Notes about Rust modules

I’ve been playing a lot with Rust in the past months and I always get a little confused when trying to use its module system, mostly because some features are not documented yet and has some peculiarities.

The Rust module system has two main components: crates and modules. A crate is a compilation unit and can have as many modules as you want. We’re going to focus on how to organize theses modules.

So let’s get started, with a Rust environment set up, create a simple project:

$ cargo new rust-modules –bin && cd rust-modules You can run it and see if everything is fine:

$ cargo run Compiling rust-modules v0.0.1 Running target/rust-modules Hello, world! We can declare a new module using the mod keyword:

// src/ fn main() { greetings::say_hello(); }

mod greetings { pub fn say_hello() { println!(“Hello”); } } By default, everything inside a module is private, so we have to mark it as public using the pub keyword. We can also have nested modules, with the same encapsulation rules.

We can move our greetings module to a separate file, to keep our main file clean:

// src/ pub fn say_hello() { println!(“Hello”); } // src/ mod greetings; fn main() { greetings::say_hello(); } As you can see we don’t have to declare the module inside our file, the module gets the name of the file. Here starts the trick part, inside our file we use the mod keyword not to declare a module, but to inform that we are going to import a module. Rust will look for a file called and import its content inside the greetings namespace.

We can change the namespace by using the #[path] attribute and specifing the file by hand:

// src/ #[path = “”] mod g;

fn main() { g::say_hello(); } We can also create a directory named greetings and add a file named into it. This is useful when you want to create a couple of files related to a module. For instance, lets create two files inside the greetings directory, and, our structure will look like:

$ tree src/ src/ ├── greetings │ ├── │ ├── │ └── └── Inside our and files we will declare a function:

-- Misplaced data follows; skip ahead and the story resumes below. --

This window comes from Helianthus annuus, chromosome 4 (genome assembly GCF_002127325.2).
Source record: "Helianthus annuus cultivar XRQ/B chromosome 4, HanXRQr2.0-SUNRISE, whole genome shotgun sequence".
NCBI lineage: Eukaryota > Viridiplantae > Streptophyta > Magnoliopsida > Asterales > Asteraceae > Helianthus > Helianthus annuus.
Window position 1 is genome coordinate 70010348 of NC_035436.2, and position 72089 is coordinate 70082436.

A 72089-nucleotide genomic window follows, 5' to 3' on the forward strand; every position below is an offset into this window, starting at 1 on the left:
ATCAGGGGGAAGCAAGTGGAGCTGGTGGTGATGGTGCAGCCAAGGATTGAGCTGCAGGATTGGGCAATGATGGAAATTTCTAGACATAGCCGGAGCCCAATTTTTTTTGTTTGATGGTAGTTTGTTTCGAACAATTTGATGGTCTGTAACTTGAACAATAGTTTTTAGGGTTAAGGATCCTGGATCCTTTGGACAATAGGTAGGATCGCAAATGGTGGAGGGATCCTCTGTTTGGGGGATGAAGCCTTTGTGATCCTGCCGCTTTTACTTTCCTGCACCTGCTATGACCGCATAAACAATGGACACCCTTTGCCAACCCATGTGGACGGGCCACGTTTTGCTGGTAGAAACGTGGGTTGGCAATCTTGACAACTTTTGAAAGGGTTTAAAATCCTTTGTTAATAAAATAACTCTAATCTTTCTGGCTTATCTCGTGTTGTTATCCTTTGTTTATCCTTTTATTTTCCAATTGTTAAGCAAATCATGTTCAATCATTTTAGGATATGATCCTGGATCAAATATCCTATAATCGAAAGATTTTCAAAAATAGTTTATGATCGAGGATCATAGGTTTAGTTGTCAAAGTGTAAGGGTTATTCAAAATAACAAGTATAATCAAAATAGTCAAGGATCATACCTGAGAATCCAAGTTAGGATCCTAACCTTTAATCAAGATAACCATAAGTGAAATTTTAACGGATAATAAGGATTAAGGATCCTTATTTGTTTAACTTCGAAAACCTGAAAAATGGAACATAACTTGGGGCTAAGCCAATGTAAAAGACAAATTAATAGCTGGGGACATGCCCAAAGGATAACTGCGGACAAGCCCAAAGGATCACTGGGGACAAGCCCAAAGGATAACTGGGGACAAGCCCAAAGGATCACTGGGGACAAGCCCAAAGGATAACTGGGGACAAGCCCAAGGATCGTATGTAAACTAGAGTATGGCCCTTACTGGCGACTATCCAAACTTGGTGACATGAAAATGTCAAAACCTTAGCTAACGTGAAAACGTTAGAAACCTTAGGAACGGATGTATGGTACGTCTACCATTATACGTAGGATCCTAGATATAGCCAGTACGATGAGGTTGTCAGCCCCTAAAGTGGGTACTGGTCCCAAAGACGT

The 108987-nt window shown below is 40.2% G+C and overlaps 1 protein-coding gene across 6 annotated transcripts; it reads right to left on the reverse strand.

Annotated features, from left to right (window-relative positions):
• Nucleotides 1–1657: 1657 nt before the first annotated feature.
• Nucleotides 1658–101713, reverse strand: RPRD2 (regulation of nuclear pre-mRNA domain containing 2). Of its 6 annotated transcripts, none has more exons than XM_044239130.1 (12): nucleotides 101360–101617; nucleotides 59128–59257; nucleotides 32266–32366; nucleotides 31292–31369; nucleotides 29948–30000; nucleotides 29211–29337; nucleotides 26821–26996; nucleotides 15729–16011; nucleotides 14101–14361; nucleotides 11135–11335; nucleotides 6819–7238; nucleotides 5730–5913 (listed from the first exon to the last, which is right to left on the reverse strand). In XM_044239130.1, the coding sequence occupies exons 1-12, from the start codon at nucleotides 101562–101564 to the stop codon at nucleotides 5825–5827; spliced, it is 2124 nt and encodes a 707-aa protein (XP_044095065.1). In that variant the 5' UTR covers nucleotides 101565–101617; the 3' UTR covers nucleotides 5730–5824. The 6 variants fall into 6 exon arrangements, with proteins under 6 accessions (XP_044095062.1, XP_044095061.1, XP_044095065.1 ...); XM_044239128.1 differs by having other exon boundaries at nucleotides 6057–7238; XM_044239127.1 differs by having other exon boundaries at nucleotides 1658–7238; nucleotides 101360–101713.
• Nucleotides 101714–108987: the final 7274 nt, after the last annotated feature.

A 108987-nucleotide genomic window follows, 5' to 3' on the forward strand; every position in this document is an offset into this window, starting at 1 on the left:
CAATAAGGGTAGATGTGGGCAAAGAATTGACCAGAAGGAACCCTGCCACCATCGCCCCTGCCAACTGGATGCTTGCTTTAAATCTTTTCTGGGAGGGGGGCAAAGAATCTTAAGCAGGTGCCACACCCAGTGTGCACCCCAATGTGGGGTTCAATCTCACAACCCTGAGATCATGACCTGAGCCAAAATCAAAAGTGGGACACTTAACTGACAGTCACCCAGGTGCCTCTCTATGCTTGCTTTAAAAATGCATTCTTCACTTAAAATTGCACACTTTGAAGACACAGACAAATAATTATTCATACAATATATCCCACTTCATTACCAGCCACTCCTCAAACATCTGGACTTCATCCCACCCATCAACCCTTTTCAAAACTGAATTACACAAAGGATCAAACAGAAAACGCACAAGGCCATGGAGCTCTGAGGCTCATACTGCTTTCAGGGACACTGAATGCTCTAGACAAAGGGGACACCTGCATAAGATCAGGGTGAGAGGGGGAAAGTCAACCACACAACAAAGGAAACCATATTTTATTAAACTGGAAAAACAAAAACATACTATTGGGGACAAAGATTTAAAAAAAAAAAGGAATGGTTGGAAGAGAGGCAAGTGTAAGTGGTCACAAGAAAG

// src/greetings/ pub fn bar_function() { println!(“Greetings from bar”); } // src/greetings/ pub fn foo_function() { println!(“Greetings from foo”); } In order to expose these functions to our greetings module we need change the file to import these modules into our greetings module:

// src/greetings/ pub mod bar; pub mod foo;

pub fn say_hello() { println!(“Hello”); } Note that we need to make it public so we can use it externally in our main file:

// src/ mod greetings;

fn main() { greetings::say_hello(); greetings::foo::foo_function(); greetings::bar::bar_function(); } This gives us:

$ cargo run Compiling rust-modules v0.0.1 Running target/rust-modules Hello Greetings from foo Greetings from bar But we might want expose the bar_function and foo_function functions directly inside our greetings module, so we can call it directly with greetings::foo_function() and greetings::bar_function(). To do it we need to re-export these functions into our file:

// src/greetings/

pub use self::bar::bar_function; pub use self::foo::foo_function;

mod bar; mod foo;

pub fn say_hello() { println!(“Hello”); } Note that the mod bar; and mod foo; imports aren’t public anymore, so if we try to run our current main, which uses greetings::foo::foo_function() and greetings::bar::bar_function() were’re going to have a function is inaccessible error due to visibility problems. The trick thing here is that we need to pub use the functions we want to re-export before importing the modules. Someone said me on IRC that its a legacy check that the compiler does and requires that the use declarations come before the mod ones.

Now we can update our main to use the new scope:

// src/ mod greetings;

fn main() { greetings::say_hello(); greetings::foo_function(); greetings::bar_function(); } The Rust module system is really powerful and we still have not covered all its features, but I think its a good overview of the most common practices.